© Ye Zhu / Greenpeace

Reports in the Chinese press suggest Beijing is considering an end to approvals for new coal to gas and coal to oil projects, as part of its next five year plan for the industry.

The unexpected and little reported move would have a huge impact on China’s carbon dioxide emissions because the process of converting coal to gas or oil is extremely emissions intensive.

An analysis by Greenpeace and Energydesk found that China’s coal to gas projects could release more than 1bn tonnes of carbon dioxide each year (see map of possible plants below).

That is around three times the planned emissions reductions in the US between now and 2020.

The reports suggest China will complete existing projects – designed partly to supply gas to Beijing – but will significantly reduce its targets thereafter, potentially ending the need for any of the planned projects to be built.

Dramatic cut

China currently aims to generate 50 billion cubic meters of gas from coal through an intensive industrial process with high carbon and other emissions.

Many had expected that target to rise with planned projects accounting for around 200 billion cubic meters a year of gas.

However the reports suggest the new plan may instead cut the amount of gas China looks to produce from coal, from 50 to 15bcm, with similar reductions in oil production.

Equal to emissions from Australia and New Zealand

Reducing the targets by this much would cut China’s emissions by approximately 400Mt, roughly equal to total fossil fuel emissions from Australia and New Zealand.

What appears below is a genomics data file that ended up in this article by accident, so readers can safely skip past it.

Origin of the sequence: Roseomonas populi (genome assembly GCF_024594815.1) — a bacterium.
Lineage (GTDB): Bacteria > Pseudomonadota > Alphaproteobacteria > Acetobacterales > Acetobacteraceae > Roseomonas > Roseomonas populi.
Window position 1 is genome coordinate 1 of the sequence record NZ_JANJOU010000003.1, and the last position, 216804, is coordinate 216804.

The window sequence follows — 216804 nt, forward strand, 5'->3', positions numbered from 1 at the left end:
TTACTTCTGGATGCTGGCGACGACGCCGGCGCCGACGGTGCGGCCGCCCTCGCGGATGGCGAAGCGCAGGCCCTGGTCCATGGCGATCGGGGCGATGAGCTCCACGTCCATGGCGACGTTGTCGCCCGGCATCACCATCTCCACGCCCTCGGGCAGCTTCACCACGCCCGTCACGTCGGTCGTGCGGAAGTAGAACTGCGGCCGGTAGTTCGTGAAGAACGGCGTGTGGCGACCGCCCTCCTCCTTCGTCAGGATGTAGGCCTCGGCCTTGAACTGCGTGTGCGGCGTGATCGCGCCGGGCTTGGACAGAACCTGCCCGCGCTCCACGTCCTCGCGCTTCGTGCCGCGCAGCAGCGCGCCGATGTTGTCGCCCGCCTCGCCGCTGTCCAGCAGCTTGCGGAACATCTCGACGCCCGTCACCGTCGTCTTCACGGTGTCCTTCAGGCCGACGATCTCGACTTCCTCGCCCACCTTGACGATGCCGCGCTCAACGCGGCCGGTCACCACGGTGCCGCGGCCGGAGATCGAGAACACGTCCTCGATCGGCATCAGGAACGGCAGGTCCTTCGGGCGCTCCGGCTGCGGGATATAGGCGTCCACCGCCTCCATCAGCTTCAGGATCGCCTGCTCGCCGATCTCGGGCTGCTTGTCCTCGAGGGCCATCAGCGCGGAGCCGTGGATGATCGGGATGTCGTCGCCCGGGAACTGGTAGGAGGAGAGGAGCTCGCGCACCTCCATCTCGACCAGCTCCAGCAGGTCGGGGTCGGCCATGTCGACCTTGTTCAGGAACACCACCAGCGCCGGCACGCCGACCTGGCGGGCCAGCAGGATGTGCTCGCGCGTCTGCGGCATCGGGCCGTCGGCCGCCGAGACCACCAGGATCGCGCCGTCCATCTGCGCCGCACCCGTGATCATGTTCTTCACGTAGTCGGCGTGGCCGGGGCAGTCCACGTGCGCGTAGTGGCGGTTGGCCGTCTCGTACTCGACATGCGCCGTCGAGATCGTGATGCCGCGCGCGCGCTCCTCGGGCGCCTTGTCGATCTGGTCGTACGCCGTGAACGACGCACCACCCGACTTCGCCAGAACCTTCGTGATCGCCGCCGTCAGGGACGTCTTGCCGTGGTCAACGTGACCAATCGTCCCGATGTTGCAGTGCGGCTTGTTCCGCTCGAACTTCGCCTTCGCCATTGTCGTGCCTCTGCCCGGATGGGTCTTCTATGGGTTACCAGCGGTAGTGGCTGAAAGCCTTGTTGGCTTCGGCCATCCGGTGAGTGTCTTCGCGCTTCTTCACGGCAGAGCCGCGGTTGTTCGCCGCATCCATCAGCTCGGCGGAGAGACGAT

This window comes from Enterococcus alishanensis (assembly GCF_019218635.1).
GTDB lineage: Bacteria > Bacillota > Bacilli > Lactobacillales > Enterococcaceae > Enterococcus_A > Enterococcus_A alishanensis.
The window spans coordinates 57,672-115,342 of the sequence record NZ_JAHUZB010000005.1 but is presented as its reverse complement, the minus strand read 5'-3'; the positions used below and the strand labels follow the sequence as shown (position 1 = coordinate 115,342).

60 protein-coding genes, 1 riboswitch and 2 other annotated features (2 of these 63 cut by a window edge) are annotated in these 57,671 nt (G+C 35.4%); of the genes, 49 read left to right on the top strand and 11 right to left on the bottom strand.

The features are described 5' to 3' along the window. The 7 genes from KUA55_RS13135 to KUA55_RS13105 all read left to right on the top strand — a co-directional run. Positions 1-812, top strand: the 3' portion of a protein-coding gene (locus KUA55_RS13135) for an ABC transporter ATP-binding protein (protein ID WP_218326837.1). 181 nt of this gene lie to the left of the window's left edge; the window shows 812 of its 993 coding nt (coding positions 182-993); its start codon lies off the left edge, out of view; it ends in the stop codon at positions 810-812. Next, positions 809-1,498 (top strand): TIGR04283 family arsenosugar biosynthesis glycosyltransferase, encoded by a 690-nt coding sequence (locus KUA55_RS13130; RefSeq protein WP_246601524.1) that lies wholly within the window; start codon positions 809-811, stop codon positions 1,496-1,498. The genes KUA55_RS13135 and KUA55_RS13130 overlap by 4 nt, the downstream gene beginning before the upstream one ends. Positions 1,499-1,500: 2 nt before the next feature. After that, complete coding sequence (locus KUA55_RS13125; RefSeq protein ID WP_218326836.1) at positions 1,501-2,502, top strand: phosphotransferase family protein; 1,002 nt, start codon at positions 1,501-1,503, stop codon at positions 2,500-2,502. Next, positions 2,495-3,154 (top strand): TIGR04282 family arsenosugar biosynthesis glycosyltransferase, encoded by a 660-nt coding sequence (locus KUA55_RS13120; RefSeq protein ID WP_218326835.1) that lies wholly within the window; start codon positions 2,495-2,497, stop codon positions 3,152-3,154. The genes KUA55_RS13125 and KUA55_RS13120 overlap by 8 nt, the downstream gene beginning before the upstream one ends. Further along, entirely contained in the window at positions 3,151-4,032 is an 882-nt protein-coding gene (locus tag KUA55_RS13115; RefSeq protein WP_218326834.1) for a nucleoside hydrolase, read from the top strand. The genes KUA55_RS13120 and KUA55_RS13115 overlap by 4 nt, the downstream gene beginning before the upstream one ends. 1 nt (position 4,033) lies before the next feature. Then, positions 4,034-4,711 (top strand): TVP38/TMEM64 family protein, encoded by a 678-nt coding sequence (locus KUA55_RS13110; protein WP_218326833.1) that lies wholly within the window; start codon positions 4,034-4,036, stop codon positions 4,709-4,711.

The reduction on coal consumption would be approximately 300 mln tonnes, or half of the growth from 2014 to 2020 allowed in the recently released State Council energy plan. Compared to the project pipeline, the reduction would be over one billion tons of CO2.

Air Pollution in Beijing

China’s coal industry has argued that gasifying coal in remote regions could help cut smog, though it will actually increase carbon dioxide emissions.

The change in policy is not final, however, and China is expected to enter a period of intense speculation ahead of the next five year plan running to 2020.

China’s coal industry has argued that gasifying coal – often in remote regions such as Mongolia – is an effective way of reducing smog in China’s cities, such as Beijing.

Lead image: © Ye Zhu / Greenpeace